More than a third of India’s 543 newly elected members of parliament face criminal charges, their number having risen marginally since the previous 2009 polls.
According to National Election Watch and the Association for Democratic Reforms (ADR), 186 or 34 per cent of new Indian MPs are charged with crimes. The number is up from 30 per cent in 2009.
Indian law requires electoral candidates for parliamentary and provincial polls to disclose pending criminal charges against them.
Unless convicted, this does not debar candidates from contesting. But if convicted after being elected, they face dismissal.
Of the recent MPs, 21 per cent, or 112, are charged with serious criminal offences such as murder, attempted murder, kidnapping, and crimes against women including rape and molestation.
The victorious Hindu nationalist Bharatiya Janata Party (BJP), which registered a landslide victory with 282 MPs in the 543-member parliament and is on course to form the government, is the worst offender, the ADR revealed.
About 35 per cent or 98 of its MPs are battling a variety of criminal charges.
The watchdog group also disclosed that in the recently concluded polls candidates facing criminal cases had a 13 per cent chance of victory at the hustings. Aspirants with clean records had a 5 per cent chance of success.
The ADR's Jagdeep Chhokar said allegedly criminal candidates invariably had deeper pockets and a reputation for getting things done in parts of the country where the state remains weak and ineffective.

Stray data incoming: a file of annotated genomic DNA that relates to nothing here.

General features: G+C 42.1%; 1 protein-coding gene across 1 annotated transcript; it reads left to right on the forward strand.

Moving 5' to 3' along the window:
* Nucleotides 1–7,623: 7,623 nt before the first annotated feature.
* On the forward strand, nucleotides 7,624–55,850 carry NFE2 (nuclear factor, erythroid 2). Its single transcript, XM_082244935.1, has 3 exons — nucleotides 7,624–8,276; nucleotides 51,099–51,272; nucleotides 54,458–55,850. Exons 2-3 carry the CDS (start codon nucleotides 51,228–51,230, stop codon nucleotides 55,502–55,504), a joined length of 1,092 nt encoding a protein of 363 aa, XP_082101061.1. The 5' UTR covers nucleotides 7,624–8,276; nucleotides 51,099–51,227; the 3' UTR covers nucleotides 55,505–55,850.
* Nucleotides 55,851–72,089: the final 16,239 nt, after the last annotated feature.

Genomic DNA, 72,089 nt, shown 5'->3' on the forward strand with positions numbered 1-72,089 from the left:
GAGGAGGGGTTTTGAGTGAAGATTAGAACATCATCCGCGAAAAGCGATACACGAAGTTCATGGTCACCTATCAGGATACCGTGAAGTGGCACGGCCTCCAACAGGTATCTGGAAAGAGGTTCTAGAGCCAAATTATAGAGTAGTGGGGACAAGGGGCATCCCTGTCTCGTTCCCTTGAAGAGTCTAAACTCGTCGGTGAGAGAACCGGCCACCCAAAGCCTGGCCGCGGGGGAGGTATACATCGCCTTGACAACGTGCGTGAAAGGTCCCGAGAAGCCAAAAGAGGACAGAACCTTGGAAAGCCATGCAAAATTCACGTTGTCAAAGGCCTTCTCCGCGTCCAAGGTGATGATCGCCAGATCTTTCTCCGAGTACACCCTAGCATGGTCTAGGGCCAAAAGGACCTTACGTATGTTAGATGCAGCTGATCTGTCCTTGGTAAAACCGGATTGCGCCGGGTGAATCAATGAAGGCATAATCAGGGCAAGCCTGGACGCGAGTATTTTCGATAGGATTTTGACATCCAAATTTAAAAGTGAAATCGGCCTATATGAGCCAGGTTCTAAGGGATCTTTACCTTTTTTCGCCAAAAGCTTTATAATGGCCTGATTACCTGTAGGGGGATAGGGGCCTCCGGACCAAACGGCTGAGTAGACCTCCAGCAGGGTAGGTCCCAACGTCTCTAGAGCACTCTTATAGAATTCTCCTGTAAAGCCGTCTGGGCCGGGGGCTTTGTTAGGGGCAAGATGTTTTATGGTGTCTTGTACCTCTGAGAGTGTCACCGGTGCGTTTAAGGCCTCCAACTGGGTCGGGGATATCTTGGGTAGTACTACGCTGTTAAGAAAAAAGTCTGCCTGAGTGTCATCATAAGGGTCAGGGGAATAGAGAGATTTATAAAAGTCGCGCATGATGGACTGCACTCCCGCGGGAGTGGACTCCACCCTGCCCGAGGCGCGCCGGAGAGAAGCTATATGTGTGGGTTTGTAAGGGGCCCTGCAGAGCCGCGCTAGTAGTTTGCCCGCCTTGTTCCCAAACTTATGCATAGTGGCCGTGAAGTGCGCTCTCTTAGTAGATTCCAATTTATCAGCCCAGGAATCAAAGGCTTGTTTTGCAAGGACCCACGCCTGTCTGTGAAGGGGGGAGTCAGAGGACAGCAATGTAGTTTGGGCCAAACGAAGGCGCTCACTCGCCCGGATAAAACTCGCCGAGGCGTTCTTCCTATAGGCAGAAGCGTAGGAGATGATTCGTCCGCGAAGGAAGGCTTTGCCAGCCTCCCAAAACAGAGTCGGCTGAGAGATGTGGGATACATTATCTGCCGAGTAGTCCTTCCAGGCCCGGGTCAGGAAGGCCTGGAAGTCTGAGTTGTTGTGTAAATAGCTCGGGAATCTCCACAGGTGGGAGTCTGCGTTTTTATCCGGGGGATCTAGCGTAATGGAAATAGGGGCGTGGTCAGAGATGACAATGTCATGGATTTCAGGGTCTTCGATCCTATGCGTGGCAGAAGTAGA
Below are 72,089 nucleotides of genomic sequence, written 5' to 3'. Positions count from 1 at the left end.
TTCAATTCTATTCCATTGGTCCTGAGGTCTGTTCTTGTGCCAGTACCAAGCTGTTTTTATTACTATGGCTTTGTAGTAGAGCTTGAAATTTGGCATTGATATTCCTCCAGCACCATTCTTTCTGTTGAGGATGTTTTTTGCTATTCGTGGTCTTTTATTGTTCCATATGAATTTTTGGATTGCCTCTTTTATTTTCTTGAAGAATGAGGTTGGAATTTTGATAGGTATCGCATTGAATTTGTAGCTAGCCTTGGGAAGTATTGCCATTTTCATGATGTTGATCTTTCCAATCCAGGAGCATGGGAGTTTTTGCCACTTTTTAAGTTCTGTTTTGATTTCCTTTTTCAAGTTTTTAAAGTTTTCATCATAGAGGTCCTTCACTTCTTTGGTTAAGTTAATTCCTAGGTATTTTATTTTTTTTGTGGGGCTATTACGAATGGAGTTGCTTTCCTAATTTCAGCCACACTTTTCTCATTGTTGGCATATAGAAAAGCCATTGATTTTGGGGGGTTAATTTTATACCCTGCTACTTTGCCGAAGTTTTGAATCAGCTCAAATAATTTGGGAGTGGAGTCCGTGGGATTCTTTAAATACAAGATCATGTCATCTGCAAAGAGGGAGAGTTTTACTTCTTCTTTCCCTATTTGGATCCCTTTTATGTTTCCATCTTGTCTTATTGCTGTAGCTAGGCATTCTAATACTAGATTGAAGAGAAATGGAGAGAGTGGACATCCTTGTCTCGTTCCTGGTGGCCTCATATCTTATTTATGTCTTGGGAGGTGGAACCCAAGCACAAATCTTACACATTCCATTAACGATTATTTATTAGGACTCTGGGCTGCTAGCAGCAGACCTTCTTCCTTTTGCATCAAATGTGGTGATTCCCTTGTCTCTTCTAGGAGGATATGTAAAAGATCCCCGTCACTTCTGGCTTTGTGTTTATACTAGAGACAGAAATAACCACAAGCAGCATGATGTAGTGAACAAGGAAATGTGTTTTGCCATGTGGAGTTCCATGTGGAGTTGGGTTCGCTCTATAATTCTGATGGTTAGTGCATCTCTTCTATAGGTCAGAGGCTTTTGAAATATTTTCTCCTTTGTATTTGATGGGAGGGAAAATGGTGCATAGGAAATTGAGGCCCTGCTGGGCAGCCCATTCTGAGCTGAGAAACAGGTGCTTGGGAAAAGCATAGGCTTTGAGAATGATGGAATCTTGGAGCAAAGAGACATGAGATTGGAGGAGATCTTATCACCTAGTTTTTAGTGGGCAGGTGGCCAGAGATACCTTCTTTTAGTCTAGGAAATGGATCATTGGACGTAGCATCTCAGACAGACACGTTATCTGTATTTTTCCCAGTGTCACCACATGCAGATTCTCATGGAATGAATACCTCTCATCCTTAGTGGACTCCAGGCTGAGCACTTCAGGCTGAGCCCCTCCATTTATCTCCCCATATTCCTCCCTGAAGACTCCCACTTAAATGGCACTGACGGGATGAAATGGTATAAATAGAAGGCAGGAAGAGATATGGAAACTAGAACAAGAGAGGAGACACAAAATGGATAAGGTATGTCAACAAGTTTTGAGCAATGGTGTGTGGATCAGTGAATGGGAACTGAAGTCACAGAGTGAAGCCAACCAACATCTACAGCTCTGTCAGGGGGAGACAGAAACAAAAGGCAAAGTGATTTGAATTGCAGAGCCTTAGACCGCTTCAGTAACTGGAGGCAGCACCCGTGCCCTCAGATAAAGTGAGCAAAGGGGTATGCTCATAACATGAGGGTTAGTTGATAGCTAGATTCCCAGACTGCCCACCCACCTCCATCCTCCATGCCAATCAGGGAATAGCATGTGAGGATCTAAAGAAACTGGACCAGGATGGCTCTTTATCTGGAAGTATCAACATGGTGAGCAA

This made them more electable in India’s first-past- the-post electoral system, he said.
Meanwhile, the BJP’s prime minister designate, Narendra Modi, is finalising his cabinet before being sworn into office by Indian president Pranab Mukherjee later this week.
The BJP's rival Congress party, which recorded its worst electoral defeat on record – having ruled India for all but 13 years since independence 67 years ago – met in New Delhi yesterday evening to discuss its dismal performance.
The party, which had completed two five-year back-to-back terms since 2004, finished with just 44 of the 543 seats, securing less than 20 per cent of the vote compared with 31 per cent garnered by the BJP.
Facing corruption scandals, malgovernance, rising prices and unemployment, the Congress party drew a blank in 12 provinces.
All of Congress’s impulsive attempts at trying to better the Modi-led, high-voltage BJP campaign failed in delivering electoral dividends.
Both party chief Sonia Gandhi and her son Rahul Gandhi, the Congress's campaign leader and prime-ministerial hopeful, have accepted responsibility for the defeat.
“We did not get the support that we anticipated,” Ms Gandhi said.